by Jon Clinch
Why take a side character from one of America's most beloved novels and spin him off into his own book? Was it really necessary? Maybe not. But Twain does seem to invite it, leaving what amounts to an unsolved mystery in the middle of "The Adventures of Huckleberry Finn." Huck and Jim find, floating on the river, an old house occupied by a dead man shot in the back and a host of strange objects. The walls are covered in ghastly pictures and symbols. We later realize the corpse belonged to Huck's ne'er-do-well father. Who shot him? How did the house end up in the river? What is the meaning of the collected items and the decorated walls?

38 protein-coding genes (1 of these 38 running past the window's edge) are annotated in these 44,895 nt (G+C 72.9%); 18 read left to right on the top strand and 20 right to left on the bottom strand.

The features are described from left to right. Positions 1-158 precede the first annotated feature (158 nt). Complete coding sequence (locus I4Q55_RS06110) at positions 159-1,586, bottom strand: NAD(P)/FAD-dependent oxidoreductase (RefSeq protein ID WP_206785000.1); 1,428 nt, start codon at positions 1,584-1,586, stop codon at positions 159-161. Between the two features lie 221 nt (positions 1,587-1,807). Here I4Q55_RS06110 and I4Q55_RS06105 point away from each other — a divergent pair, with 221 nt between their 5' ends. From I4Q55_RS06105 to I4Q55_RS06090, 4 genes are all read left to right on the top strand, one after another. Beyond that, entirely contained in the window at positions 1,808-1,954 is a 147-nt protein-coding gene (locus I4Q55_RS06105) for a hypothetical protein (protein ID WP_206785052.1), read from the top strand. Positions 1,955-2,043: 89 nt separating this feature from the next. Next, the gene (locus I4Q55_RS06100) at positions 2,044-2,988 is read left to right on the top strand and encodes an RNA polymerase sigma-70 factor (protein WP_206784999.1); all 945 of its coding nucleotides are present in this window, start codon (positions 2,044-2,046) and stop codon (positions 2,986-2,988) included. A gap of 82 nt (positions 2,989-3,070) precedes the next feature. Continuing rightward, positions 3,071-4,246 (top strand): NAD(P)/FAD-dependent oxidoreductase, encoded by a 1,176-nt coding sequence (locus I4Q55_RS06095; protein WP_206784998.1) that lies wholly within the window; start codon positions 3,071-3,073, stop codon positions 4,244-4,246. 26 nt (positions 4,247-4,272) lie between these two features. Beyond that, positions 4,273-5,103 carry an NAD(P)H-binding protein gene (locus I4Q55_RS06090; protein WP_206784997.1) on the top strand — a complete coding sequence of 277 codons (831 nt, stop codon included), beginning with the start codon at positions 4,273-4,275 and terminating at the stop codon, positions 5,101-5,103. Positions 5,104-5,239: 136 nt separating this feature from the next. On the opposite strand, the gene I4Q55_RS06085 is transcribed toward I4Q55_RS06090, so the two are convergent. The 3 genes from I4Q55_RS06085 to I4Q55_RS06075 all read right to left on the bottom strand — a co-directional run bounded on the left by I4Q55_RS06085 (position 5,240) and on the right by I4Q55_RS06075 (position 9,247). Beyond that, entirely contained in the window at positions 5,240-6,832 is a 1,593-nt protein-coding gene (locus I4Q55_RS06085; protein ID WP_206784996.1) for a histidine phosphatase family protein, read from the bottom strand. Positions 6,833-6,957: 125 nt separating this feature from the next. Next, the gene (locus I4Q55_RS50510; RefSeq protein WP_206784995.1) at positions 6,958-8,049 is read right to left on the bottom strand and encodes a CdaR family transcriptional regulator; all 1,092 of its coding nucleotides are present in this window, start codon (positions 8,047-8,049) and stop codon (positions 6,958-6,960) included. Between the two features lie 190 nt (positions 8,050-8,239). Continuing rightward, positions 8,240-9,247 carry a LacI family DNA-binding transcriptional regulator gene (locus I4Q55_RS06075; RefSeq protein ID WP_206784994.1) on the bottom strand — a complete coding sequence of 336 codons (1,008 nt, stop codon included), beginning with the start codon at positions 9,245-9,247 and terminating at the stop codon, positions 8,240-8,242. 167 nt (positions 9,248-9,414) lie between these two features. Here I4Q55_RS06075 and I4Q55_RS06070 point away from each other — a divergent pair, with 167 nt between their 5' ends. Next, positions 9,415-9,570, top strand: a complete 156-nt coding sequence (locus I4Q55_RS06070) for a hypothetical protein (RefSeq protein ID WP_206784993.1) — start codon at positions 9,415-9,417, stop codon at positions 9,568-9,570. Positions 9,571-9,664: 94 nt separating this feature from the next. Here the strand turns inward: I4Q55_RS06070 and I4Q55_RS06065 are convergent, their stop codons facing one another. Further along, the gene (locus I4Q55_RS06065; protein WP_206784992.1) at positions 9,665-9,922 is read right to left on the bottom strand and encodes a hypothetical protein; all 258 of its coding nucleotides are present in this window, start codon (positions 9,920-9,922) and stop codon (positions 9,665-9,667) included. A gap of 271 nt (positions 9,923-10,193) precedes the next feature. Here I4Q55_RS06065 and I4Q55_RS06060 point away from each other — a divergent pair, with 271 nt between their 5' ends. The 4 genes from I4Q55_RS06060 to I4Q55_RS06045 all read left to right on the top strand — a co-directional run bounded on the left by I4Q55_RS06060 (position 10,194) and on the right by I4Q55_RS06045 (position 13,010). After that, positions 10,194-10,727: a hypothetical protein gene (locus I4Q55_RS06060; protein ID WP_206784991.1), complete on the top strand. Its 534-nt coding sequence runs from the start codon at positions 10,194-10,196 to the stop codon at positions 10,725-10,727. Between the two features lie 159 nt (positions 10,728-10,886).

Jon Clinch goes beyond the meticulous solution of this mystery to create an unforgettable character of his own. Finn is an awful man; a drunkard, racist, thief, murderer, rapist, and, arguably, a slave-owner. His life follows a logic of its own, more a matter of physics -- like the steamboat Finn witnesses one night exploding into flames -- than any real intention. Finn doesn't seem like someone you'd want to spend time with, but at the same time he's fascinating, and, sad to say, not the worst man on the river. There's a self-destruction waiting in many of us, and Finn rides it all the way to the end, even as some abused and forgotten part of his soul struggles to make things right.